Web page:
Featured Partner

Keshet Leadership Project

January 16th, 2015

Keshet3_300x200Not too long ago, lesbian, gay, bisexual, and transgender Jews were largely invisible in American Jewish life. Many LGBTQ Jews hid a primary part of themselves in order to remain involved in their Jewish communities. Other LGBTQ Jews left their Jewish communities altogether and never returned.

Significant change was needed to ensure that more of these Jews opted in to Jewish communal life, and that institutions provided opportunities for them to engage in Jewish experiences as their full selves. So, for more than a decade, Keshet has worked to ensure that Jewish communities and organizations have programs and policies that embrace LGBTQ Jews. As part of these important efforts, the Keshet Leadership Project (KLP) is a direct response to communities saying they want even more help and better strategies to welcome these individuals and to engage them in meaningful Jewish life and learning.

Keshet2_300x200Through KLP, Keshet works with organizations, day schools, synagogues, youth groups, camps, and social service agencies along a continuum of inclusion—from those who are just beginning to acknowledge their need for improvement, to those who have deep and sustained initiatives in place and who strive to broaden their reach. A year-long multi-phased program, KLP gathers, trains, provides resources, and supports these institutions to become more inclusive to LGBTQ individuals and families.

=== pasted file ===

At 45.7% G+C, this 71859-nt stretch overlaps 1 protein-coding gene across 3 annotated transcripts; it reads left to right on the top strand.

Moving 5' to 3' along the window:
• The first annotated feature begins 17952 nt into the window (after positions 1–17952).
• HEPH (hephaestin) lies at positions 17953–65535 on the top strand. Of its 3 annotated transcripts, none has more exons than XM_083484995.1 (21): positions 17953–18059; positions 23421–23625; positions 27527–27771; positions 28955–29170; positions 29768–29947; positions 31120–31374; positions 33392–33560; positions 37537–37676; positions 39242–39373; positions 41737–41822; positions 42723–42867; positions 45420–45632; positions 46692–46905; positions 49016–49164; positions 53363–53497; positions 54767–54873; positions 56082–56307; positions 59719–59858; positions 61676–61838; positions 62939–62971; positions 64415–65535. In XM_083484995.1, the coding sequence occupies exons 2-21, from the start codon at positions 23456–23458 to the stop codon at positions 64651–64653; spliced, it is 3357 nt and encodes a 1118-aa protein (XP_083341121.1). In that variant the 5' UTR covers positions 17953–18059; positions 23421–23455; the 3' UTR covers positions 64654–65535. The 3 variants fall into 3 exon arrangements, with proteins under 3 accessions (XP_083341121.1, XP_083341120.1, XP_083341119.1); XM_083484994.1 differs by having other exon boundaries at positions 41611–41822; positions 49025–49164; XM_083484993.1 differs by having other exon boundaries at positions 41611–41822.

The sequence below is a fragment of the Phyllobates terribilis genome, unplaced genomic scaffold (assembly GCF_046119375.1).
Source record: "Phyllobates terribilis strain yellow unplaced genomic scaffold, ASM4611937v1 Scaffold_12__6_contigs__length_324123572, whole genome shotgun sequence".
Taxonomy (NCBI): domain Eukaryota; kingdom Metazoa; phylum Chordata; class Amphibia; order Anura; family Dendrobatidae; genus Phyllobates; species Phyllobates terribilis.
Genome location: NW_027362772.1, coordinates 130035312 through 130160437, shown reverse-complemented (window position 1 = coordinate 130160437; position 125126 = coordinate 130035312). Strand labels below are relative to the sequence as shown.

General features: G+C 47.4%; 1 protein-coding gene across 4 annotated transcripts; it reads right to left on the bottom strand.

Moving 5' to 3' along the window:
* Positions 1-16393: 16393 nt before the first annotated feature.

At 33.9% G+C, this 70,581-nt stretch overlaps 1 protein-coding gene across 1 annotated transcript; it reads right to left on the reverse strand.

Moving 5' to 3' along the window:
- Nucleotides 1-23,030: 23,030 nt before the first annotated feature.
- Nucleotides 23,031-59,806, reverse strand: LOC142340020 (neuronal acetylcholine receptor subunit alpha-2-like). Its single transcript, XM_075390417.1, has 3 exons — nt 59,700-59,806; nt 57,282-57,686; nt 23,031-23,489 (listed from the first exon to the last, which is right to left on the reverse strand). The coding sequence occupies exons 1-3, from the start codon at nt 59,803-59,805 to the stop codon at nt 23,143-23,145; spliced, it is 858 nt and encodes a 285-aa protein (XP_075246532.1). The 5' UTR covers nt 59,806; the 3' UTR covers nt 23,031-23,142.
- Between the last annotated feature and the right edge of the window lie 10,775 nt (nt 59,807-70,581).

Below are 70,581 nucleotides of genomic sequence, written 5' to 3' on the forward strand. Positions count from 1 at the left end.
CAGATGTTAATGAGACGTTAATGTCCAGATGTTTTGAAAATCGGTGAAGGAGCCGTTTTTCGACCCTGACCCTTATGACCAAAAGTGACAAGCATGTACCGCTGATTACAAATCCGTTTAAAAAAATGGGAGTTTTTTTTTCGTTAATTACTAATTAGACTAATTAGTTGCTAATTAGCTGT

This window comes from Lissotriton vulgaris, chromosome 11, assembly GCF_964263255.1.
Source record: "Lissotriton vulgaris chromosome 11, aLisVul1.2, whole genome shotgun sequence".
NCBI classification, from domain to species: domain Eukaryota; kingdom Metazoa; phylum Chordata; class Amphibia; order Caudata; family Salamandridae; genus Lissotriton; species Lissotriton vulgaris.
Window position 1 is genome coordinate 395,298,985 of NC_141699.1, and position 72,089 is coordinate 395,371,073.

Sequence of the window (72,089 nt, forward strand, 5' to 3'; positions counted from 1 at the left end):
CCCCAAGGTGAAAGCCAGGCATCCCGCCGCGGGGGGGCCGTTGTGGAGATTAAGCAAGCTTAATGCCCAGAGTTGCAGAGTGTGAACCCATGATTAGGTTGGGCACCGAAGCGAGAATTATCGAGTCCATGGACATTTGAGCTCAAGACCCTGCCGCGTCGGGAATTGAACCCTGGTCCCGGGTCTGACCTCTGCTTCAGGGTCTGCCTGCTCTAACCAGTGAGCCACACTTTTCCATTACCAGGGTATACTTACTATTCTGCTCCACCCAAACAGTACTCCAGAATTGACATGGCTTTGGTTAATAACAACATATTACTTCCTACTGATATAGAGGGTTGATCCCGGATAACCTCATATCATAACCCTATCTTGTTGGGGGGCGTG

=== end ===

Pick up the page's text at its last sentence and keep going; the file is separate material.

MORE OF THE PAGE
The Project kicks off with the Keshet Leadership Summit, a dynamic, experiential day-long program designed to build the capacity of individual leaders. Follow-up support and training provided by Keshet helps Jewish leaders turn their LGBTQ inclusion action plans into on-the-ground, sustainable changes that impact programming, policies, and organizational culture of Jewish institutions.

A participant in Keshet’s Leadership Summit in Los Angeles last year commented, “This is a vital issue and, despite the enormous gains that have been made in recent years, there is still a long road to travel. And so, even in the liberal community of Reform Judaism, there is much to learn.”

Another participant said, “Understanding that while sexual and gender identity issues are complex subjects, the actions we all can take in helping each other to feel included and embraced, are pretty simplistic and easy to incorporate and have a major impact.”

Keshet1_300x200Just last year, Keshet’s training helped professionals address homophobia and gender stereotypes, reaching more than 70,000 youth. And Keshet provided the leaders of 53 Jewish institutions with tools to make their organizations more inclusive, influencing 166,000 organizational members across the U.S.

Jewish communities are stronger and more vibrant when all Jews are actively included. And all Jews should have opportunities to engage in meaningful Jewish experiences that shape their Jewish journeys for years to come. With this as a guiding principle, Keshet’s work with organizations and their leaders creates important and long-lasting changes in communities across the country.

This Jim Joseph Foundation grant to Keshet (2014-2016) is to expand the Keshet Leadership Project to New York and Los Angeles.